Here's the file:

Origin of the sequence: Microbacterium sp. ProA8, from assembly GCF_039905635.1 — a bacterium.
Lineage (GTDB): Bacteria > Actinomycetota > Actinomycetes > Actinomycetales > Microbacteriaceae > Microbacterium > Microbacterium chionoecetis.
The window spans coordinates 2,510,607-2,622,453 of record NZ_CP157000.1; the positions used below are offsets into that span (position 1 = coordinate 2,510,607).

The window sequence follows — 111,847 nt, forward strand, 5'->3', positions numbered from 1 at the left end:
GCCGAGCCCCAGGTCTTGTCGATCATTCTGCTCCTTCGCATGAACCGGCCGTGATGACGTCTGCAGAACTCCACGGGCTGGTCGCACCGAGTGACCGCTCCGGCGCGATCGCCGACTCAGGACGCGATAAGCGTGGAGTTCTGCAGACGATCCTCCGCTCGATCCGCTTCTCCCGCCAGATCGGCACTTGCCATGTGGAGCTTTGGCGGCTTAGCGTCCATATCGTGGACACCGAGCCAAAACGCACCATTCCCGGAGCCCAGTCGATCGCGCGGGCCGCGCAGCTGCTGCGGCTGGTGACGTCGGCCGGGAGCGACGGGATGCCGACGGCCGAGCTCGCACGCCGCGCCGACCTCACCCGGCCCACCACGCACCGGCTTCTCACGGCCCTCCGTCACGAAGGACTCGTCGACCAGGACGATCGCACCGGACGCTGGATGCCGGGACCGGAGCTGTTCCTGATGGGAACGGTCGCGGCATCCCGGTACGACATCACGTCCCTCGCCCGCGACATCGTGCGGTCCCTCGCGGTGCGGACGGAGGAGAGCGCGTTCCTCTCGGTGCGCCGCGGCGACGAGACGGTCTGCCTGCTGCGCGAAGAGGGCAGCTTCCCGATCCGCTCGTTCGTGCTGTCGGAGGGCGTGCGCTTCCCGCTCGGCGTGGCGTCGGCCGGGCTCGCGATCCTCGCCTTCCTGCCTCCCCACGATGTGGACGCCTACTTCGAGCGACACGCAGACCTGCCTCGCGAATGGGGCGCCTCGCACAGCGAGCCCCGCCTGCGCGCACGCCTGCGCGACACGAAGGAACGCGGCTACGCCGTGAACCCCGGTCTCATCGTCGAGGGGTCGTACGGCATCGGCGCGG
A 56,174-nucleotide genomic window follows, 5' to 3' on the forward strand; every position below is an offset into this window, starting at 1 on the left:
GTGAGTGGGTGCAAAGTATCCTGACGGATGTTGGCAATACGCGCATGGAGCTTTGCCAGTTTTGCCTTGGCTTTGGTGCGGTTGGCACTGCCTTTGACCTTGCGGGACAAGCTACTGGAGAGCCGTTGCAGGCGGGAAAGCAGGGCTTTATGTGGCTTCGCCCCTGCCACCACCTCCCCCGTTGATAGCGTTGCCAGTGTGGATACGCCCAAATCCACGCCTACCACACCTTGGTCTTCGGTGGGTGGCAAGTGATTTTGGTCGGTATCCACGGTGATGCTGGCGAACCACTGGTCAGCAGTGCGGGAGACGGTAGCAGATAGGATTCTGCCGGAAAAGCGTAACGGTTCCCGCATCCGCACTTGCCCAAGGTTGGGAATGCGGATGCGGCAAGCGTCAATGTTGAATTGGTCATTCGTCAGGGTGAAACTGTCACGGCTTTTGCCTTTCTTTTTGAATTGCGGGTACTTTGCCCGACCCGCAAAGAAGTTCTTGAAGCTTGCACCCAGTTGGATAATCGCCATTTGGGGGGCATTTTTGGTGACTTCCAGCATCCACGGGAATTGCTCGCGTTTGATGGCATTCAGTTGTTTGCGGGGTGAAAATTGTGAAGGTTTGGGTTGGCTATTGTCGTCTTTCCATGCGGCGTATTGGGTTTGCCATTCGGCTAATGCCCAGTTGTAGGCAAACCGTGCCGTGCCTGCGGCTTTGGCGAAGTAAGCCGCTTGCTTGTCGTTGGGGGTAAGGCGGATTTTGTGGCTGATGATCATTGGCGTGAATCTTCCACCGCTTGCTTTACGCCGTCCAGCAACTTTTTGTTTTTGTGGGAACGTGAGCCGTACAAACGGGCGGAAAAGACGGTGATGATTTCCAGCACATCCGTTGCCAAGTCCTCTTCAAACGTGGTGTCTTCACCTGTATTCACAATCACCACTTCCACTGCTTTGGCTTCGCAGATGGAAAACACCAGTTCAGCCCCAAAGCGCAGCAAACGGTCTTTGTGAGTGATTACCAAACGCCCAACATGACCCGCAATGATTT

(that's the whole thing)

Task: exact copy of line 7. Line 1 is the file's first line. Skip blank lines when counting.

GTGAGTGGGTGCAAAGTATCCTGACGGATGTTGGCAATACGCGCATGGAGCTTTGCCAGTTTTGCCTTGGCTTTGGTGCGGTTGGCACTGCCTTTGACCTTGCGGGACAAGCTACTGGAGAGCCGTTGCAGGCGGGAAAGCAGGGCTTTATGTGGCTTCGCCCCTGCCACCACCTCCCCCGTTGATAGCGTTGCCAGTGTGGATACGCCCAAATCCACGCCTACCACACCTTGGTCTTCGGTGGGTGGCAAGTGATTTTGGTCGGTATCCACGGTGATGCTGGCGAACCACTGGTCAGCAGTGCGGGAGACGGTAGCAGATAGGATTCTGCCGGAAAAGCGTAACGGTTCCCGCATCCGCACTTGCCCAAGGTTGGGAATGCGGATGCGGCAAGCGTCAATGTTGAATTGGTCATTCGTCAGGGTGAAACTGTCACGGCTTTTGCCTTTCTTTTTGAATTGCGGGTACTTTGCCCGACCCGCAAAGAAGTTCTTGAAGCTTGCACCCAGTTGGATAATCGCCATTTGGGGGGCATTTTTGGTGACTTCCAGCATCCACGGGAATTGCTCGCGTTTGATGGCATTCAGTTGTTTGCGGGGTGAAAATTGTGAAGGTTTGGGTTGGCTATTGTCGTCTTTCCATGCGGCGTATTGGGTTTGCCATTCGGCTAATGCCCAGTTGTAGGCAAACCGTGCCGTGCCTGCGGCTTTGGCGAAGTAAGCCGCTTGCTTGTCGTTGGGGGTAAGGCGGATTTTGTGGCTGATGATCATTGGCGTGAATCTTCCACCGCTTGCTTTACGCCGTCCAGCAACTTTTTGTTTTTGTGGGAACGTGAGCCGTACAAACGGGCGGAAAAGACGGTGATGATTTCCAGCACATCCGTTGCCAAGTCCTCTTCAAACGTGGTGTCTTCACCTGTATTCACAATCACCACTTCCACTGCTTTGGCTTCGCAGATGGAAAACACCAGTTCAGCCCCAAAGCGCAGCAAACGGTCTTTGTGAGTGATTACCAAACGCCCAACATGACCCGCAATGATTT